It’s all in the details

We thought we would spend a leisurely afternoon walking through the Topkapi Palace, but it became more hectic than we had expected. The building of the palace started in 1450 CE, soon after the sultan Mehmet conquered Istanbul, and continued until the 17th century. The result is that there is a lot to see, and three hours may feel a little rushed. It is hard to make sense of the palace complex as a whole (a feeling I’ve also had in the Forbidden City in Beijing, and also in the palaces of India), so it is best to concentrate on parts separately. Today I thought I would post a few photos of the Imperial Hall (Hünkâr Sofası) in the harem.

The harem was the private palace of the Sultan and his family, and was controlled by the Queen Mother (Valide Sultan). Like in Indian palaces, the Topkapi Palace had multiple throne rooms, and the one here was for private audience. It was built in the 16th century, burnt down in the fire of 1666, and rebuilt immediately after that. The side gallery (featured photo), where the family sat, is an example of this. The Delft tiles and the Venetian mirror in the photo above was added in the 18th century, The gilded sofa was a present from Kaiser Wilhelm II of Germany. I have no idea where the tall Chinese vases came from, and no photo of the gilded clock donated by Queen Victoria.

The central dome of the room is supposed to be the largest in the palace complex. In this view you can see the incredibly ornamental interior of the dome. This is original, from the rococo style redecoration of sultan Osman III, executed immediately after the fire. I looked up at it until I got a crick in the neck. The Family was engaged in a minute inspection of the tiles. This is a room which reflects the aesthetics of the whole palace: a single look cannot encompass it, you really have to examine the details.

In that spirit, I stop with details of two sets of tiles that caught my eye. This trip was my first exposure to Ottoman ceramics. It seemed to me that the first step in recognizing Iznik tiles could be to examine the bright cobalt blue, white, and red colours under a hard colourless glaze. I would get to see more of these tiles in coming days.

A Seljuk Mosque

We had to pass through the town of Selçuk on our way to the ruins of the Roman town of Ephesus. A quick look at Wikipedia confirmed a vague memory of reading Ibn Batuta’s account of this town, and of it having an impressive mosque. A look at the map indicated that the most important mosque here was the Isa Bey mosque, situated on the slope between a Byzantine era fortress and the site of the ancient Artemision. This would be the only example of Seljuk architecture that we would see on this trip.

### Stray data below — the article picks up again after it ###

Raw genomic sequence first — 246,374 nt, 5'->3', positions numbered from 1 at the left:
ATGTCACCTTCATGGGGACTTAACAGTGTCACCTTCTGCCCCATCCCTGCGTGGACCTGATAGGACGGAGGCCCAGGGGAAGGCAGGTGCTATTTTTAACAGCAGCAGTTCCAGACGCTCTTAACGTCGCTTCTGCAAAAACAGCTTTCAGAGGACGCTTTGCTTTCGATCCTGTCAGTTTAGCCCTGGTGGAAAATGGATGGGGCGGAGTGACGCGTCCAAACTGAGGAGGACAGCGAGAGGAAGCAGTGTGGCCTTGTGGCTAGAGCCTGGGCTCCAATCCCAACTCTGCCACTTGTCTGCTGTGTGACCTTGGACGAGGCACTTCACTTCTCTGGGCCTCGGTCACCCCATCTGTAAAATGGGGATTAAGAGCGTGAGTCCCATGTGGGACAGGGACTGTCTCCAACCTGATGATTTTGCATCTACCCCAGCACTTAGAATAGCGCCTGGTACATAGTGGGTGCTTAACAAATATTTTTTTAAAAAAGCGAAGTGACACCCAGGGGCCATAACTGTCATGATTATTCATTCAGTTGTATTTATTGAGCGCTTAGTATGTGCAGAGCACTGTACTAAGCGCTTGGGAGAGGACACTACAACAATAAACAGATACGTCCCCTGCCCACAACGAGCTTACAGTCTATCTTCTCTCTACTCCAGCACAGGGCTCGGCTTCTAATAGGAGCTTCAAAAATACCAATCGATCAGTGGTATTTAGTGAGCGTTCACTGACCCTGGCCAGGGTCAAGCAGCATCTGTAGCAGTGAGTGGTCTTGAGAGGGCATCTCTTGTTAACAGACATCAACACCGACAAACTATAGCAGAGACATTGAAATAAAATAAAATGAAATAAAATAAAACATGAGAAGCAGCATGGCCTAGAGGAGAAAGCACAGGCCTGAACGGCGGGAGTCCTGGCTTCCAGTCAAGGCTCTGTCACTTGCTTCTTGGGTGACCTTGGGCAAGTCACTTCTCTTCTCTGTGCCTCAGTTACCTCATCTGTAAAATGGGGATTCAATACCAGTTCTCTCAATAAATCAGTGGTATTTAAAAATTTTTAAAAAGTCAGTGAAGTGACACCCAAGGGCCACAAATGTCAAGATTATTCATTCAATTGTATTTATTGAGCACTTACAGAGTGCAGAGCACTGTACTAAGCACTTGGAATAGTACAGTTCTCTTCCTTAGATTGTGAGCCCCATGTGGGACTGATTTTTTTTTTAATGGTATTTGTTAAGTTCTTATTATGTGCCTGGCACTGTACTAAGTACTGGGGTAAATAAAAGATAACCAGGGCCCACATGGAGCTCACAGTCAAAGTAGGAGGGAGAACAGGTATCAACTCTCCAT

Several tour buses had arrived before us and parked next to the mosque. There was a blank stone wall, three stories high, facing the road. I was taken aback. Where was the “poetry in stone” which is supposed to be the hallmark of Seljuk architecture? I took a close look at the carved stone lattice work in the upper windows. Nice, but I’ve seen more intricate work before.

It was only when I walked over to the other side, where the entrance was, that things began to make sense. The main gate was an imposing portal, topped by a beautiful design in two colours of stone, above a beautiful arch with the stalactite vault called muqarnas. This was no less elaborate than the examples I remembered from the Alhambra of Granada. The windows next to the main entrance were beautiful, and each one was decorated differently. You can see two of them in the photo of the entrance. The photo below shows details from a third.

Seljuk Turks won Anatolia from the Byzantine empire in the 11th century, and a succession of Seljuk principalities held it until the Ottoman invasion of the 14th century. Herrin writes about the gradual decay of the Byzantine empire during this time, most enduringly captured in the gradual debasement of their gold coins through the addition of increasing amounts of silver. Towards the end of this period, Isa Bey, a sultan of the Aydin dynasty, caused this mosque to be built. A little plaque in the courtyard told us that the architect was Mushaimish Dımışklıoğlu, and the church was completed in 1375 CE. Since Ibn Batuta had passed through here a generation before, this wasn’t the mosque he wrote about. Our visit was completely serendipitious!

We passed through the door into the courtyard. Otto-Dorn writes that this is the first mosque in Turkey to have an enclosed courtyard and a colonnade. We could see the its remnants in the columns around the courtyard. The plaque told us that the colonnade was destroyed in two earthquakes that occurred in 1653 and 1668. We saw a single minaret above the entrance, covered in a wooden frame for restoration. Apparently the mosque was built with two minarets, and the other had collapsed after these earthquakes. Extensive restorations were done and the mosque was reopened in 1975.

I walked into the cool interior of the church mosque. The wooden minbar looked small and ordinary; apparently the original grand minbar has been taken away to a museum. Looking up at the octagonal base of one of the domes, I saw the tile work which is supposed to be special to Seljuk mosques. Some of it had fallen off, perhaps the work on the minaret will eventually extend here. There was a round of restoration work in 2005. I wonder whether it reached the interior of the mosque. This wall shows other characteristics of the Seljuk style: the use of bricks, the use of rubble as filling in the walls, and its decoration with a layer of finely prepared stone. A closer look at the tiles (featured photo) showed the painted work, known today as Iznik tiles, from before it developed the current repertoire of Ottoman motifs. We left the carpeted and cool interior, back through the courtyard and its fountain, through the arch of the entrance and the scaffolding enclosing the minaret, to our car.